As ecosystems such as the Yocto Project and OpenEmbedded becomes more popular for embedded device development, usage of the underlying bitbake build tool is increasing. Bitbake is a powerful tool used to manage, build and integrate complete operating system images, through package and distribution management activities such as fetching of source code, configuration, cross-compilation, installation.
As with all software build systems, speed and performance of bitbake is of utmost importance and a key enabler for productivity and quality. This has also been validated multiple times when I’ve talked to key contributors and users in the Yocto and bitbake communities, where there are a lot of focus and ongoing discussions about what can be done to improve performance.
So a valid question is, can we understand how a bitbake build currently behaves and from that, determine where or if there are opportunities for improvements?
In this post I will explain my process of understanding bitbake build performance and provide some useful utilities that I hope the bitbake community will benefit from as the never-ending quest for additional build performance continues!
What’s available today in terms of bitbake build visualization and performance analysis?
After following the Yocto Project Quick Start guidelines and some exploration of the bitbake build process and its artifacts , I ran into a folder called buildstats under /tmp. This folder has the below structure:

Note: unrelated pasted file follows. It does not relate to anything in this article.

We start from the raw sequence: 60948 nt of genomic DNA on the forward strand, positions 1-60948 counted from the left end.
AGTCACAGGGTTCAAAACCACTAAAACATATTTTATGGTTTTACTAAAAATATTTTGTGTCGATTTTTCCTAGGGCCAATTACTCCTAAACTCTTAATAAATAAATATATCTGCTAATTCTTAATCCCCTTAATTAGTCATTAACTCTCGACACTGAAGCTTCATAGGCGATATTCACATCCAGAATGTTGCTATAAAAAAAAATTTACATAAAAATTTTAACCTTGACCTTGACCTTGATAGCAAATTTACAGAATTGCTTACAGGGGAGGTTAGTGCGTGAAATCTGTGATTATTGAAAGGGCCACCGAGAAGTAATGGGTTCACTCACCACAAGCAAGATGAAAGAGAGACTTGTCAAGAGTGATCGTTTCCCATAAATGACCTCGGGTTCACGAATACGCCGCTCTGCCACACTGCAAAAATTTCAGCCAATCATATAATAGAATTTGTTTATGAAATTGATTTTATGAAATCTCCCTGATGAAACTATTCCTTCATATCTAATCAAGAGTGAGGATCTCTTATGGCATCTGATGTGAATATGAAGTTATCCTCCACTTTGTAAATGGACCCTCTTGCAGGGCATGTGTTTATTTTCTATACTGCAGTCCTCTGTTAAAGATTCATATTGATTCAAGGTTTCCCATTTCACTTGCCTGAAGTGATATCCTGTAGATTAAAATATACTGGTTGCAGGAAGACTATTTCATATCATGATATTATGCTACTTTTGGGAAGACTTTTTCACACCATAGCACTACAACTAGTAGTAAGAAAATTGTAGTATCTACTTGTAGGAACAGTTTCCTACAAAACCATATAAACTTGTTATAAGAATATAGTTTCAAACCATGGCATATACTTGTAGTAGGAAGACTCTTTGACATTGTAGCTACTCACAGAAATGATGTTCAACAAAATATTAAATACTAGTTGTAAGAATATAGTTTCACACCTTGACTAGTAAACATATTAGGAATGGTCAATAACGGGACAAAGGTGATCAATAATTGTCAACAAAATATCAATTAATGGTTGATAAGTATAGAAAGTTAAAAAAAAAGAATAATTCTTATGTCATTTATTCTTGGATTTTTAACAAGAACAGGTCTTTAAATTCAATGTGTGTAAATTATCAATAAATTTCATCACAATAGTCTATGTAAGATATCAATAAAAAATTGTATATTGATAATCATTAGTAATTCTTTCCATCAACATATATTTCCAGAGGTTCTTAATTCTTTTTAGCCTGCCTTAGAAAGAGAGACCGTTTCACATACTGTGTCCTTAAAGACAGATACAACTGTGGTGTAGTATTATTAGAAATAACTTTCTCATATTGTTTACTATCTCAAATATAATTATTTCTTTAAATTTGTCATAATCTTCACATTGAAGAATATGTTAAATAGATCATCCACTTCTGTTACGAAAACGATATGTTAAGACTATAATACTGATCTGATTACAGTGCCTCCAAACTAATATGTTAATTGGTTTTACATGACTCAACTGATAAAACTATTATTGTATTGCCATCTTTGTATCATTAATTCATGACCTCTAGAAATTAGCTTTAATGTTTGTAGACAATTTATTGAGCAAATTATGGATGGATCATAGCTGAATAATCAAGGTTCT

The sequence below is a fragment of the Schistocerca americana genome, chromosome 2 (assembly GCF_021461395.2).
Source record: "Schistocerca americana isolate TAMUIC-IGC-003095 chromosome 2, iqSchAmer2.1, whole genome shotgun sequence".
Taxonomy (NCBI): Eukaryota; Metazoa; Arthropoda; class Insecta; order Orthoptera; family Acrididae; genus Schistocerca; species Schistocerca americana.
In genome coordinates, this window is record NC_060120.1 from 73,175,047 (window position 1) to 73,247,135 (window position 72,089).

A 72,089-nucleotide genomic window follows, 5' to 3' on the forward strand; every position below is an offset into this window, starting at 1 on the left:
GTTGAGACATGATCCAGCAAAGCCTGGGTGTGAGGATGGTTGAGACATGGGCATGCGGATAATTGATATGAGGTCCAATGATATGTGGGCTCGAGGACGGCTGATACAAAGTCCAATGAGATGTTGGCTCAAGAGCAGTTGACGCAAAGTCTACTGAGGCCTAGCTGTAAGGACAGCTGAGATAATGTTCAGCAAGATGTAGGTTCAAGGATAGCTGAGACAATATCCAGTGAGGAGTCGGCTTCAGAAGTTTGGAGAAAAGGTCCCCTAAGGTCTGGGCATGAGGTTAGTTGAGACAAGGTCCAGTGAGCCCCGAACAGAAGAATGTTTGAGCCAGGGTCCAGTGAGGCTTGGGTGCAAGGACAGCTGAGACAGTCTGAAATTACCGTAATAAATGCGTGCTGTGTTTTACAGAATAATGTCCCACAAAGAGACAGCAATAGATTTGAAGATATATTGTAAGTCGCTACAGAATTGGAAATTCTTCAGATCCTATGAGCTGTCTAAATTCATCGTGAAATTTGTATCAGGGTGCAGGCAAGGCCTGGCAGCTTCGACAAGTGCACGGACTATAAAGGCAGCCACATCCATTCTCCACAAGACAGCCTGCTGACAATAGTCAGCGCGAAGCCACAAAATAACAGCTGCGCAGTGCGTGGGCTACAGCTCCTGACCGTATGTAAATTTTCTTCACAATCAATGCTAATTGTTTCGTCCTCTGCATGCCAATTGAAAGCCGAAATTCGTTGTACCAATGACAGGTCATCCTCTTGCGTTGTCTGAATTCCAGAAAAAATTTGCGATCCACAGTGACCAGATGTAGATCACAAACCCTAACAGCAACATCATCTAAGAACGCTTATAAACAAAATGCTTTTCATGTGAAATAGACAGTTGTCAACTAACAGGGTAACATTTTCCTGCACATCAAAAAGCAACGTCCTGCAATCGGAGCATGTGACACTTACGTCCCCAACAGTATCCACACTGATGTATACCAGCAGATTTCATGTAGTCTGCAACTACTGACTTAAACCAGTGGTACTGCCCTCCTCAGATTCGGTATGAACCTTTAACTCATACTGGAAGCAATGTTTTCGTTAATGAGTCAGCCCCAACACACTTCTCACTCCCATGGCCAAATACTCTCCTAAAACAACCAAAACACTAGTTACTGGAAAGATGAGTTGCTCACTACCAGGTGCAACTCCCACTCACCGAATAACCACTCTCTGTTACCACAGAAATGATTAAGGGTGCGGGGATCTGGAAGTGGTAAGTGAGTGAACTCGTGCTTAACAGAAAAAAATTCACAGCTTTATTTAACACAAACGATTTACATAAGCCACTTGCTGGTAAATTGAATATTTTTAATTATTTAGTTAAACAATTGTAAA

[target architecture] (e.g. core-image-sato-qemux86)/
Looking at one of these do_[task] files (e.g. do_compile) reveals a lot of interesting data:
xkbcomp-1.2.4-r8.0: do_compile: Elapsed time: 3.25 seconds
CPU usage: 23.3
So for each task, we can get start time, end time and a bunch of other potentially useful data, interesting!
Have someone in the bitbake or Yocto Project communities already done some profiling and analysis using this data?
It turns out there is a utility out there called pybootchart that can generate a static SVG-visualization as a vertical listing of all tasks in a bitbake build. With me being used to analyze build performance using the power of ElectricInsight, this visualization from pybootchart fails to scale with the amount of presented data, and provides very little additional actionable metrics and reporting that will help me understand where my bottlenecks and opportunities for improvement are.
So an interesting question is, is there a way to leverage ElectricInsight to visualize and understand bitbake build behaviour and performance, using the bitbake buildstats data? It turns out it was fairly trivial to implement a script that can transform all this data into an ElectricInsight compatible annotation-file, that we can use to understand actionable takeaways such as effects of bitbake concurrency, and overall task-by-time reporting. Further details below about how to access this script available at the public Electric Cloud GitHub Repository.
Using ElectricInsight to visualize and understand effects of bitbake concurrency
Bitbake supports at least two levels of parallelism – through multi-threading within the bitbake task execution mechanism (BB_NUMBER_THREADS) as well as through passing the -j flag to the underlying calls to make (PARALLEL_MAKE). When run on a physical 8-core server with 20GB of RAM and decent disk performance, the three screenshots below are from bitbake builds using varying levels of concurrency (concurrent threads on the y-axis, time on the x-axis, and individual tasks represented by the various colored boxes):